2014: What’ll be Happen to the Immigration Reform?
our latest newsletter: http://www.immigrantsolidarity.org/Newsletter/Spring14.pdf
Obama’s 2015 Budget Adopts Contradictory Stance on Immigration
Walter Ewing - American Immigration Council
[March 7, 2014] The Obama Administration’s Fiscal Year 2015 budget proposal is of two minds about how to deal with the broken U.S. immigration system. On the one hand, the document calls for the creation of “a pathway to earned citizenship for hardworking men and women” who are in the United States without legal status. On the other hand, the budget would continue to devote significant sums of money to the detention and deportation of many of the same people for whom the administration would like to create a path to citizenship. In other words, the administration pledges that it will do its best to deport from the country the very same people it wants to help stay.
- $2.6 billion for Enforcement and Removal Operation within Immigration and Customs Enforcement (ICE).
- $124 million to expand the E-Verify employment-authorization system.
Likewise, the budget skims over the truth when it proclaims that it aligns ICE “capabilities with immigration enforcement priorities and policies so that mandatory and priority individuals, including violent criminals and those who pose a threat to national security, are kept in detention, while low-risk non-mandatory detainees are allowed to enroll in alternatives to detention programs, including electronic monitoring and supervision.” While the expansion of alternatives to detention is a noble cause, it is misleading to lump together “mandatory and priority individuals” with “violent criminals.” Most people on ICE’s priority list are not violent criminals. As with the term “criminal alien,” a “priority individual” is simply a person whom ICE defines as such.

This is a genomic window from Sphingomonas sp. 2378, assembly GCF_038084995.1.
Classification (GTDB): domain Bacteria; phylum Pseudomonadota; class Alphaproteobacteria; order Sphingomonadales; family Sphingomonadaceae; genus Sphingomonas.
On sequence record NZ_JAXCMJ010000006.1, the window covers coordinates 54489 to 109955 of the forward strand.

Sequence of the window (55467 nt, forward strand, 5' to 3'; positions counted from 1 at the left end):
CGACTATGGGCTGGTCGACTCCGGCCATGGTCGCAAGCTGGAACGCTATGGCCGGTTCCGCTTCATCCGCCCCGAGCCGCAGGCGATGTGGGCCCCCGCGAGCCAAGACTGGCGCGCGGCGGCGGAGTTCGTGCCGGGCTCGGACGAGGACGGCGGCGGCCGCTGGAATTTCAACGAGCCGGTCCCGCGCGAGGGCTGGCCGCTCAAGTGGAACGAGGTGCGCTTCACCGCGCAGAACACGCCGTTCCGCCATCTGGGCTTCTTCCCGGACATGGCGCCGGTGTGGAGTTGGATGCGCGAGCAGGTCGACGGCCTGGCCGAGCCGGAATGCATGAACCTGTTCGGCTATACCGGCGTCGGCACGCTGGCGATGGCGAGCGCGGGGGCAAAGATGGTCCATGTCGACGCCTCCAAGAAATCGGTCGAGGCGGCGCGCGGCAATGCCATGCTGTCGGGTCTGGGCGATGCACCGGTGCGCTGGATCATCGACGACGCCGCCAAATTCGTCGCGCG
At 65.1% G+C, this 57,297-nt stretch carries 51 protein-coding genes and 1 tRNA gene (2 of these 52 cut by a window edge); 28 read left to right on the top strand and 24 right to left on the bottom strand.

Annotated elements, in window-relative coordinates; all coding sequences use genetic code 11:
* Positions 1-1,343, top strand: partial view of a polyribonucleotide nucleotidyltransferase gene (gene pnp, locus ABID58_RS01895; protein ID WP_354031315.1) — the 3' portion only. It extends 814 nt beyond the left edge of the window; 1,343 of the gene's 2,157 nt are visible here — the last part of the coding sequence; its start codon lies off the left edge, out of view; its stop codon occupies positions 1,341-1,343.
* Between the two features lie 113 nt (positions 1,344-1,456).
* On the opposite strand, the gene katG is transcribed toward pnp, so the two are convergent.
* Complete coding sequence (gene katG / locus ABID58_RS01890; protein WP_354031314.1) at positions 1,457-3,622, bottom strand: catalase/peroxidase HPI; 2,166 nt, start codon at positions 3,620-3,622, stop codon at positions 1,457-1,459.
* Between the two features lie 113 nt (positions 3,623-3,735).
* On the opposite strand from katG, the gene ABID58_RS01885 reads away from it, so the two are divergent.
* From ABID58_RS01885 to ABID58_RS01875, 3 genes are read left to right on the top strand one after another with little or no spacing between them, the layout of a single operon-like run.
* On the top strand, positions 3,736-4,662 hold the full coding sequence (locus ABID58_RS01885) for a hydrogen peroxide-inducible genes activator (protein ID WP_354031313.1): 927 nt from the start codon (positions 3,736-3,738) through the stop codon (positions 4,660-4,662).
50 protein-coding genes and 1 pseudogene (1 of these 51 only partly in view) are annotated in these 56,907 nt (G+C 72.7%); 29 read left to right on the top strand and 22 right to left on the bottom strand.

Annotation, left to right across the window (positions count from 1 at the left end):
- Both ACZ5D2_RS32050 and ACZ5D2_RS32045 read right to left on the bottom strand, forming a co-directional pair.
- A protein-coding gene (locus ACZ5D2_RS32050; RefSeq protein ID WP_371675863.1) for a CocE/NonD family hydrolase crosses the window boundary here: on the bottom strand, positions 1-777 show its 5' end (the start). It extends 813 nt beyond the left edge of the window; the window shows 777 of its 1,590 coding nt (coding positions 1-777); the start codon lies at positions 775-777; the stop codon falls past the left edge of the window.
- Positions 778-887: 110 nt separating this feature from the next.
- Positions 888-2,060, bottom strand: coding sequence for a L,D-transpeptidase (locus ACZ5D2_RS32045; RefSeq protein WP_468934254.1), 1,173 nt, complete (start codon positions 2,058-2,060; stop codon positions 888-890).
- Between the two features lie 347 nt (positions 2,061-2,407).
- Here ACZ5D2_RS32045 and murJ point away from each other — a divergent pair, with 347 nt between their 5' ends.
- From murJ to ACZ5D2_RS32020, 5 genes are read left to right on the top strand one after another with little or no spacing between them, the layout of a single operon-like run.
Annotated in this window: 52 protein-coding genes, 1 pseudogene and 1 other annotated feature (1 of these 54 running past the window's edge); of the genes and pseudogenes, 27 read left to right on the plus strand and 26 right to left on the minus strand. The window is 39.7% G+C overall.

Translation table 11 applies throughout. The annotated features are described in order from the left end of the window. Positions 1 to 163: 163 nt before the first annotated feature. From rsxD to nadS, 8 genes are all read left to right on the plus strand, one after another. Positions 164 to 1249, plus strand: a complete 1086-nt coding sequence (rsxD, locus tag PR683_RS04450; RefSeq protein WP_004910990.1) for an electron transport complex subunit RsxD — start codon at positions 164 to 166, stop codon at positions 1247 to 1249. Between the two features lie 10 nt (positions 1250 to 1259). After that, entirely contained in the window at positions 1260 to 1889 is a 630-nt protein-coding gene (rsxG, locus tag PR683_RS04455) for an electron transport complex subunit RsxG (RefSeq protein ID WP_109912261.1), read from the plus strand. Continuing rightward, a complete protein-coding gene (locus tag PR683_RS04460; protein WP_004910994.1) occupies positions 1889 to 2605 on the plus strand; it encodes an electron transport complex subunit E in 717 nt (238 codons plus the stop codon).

In short, the administration’s budget simultaneously lauds immigrants while providing the funds needed to place hundreds of thousands of them in deportation proceedings over the coming year. The budget says that “we must fix our broken immigration system” and that “common sense immigration reform will also boost economic growth, reduce deficits, and strengthen Social Security.” It pledges its support for “the bipartisan Senate approach, and calls on the House of Representatives to act on comprehensive immigration reform this year.” Yet, ironically, it states that “While repairing the Nation’s broken immigration system will require congressional action, the Budget continues investments to streamline the current system while looking forward to comprehensive reform.”
While rightly blaming Congress for failing to pass immigration reform legislation, this statement glosses over the fact that the President has considerable authority to at least temporarily halt the deportations of men and women who do not have serious criminal records and do not represent a threat to public safety or national security. The President can and should act to lessen the needless human suffering of families being torn apart by a pointless campaign of mass deportation.
Washington Continues to Spend Billions on Immigrant Detention
Larry Benenson - National Immigration Forum
[March 05, 2014] On Tuesday, President Obama released his proposed budget for the upcoming fiscal year, which begins Oct. 1. Regarding immigration, it’s a mixed bag.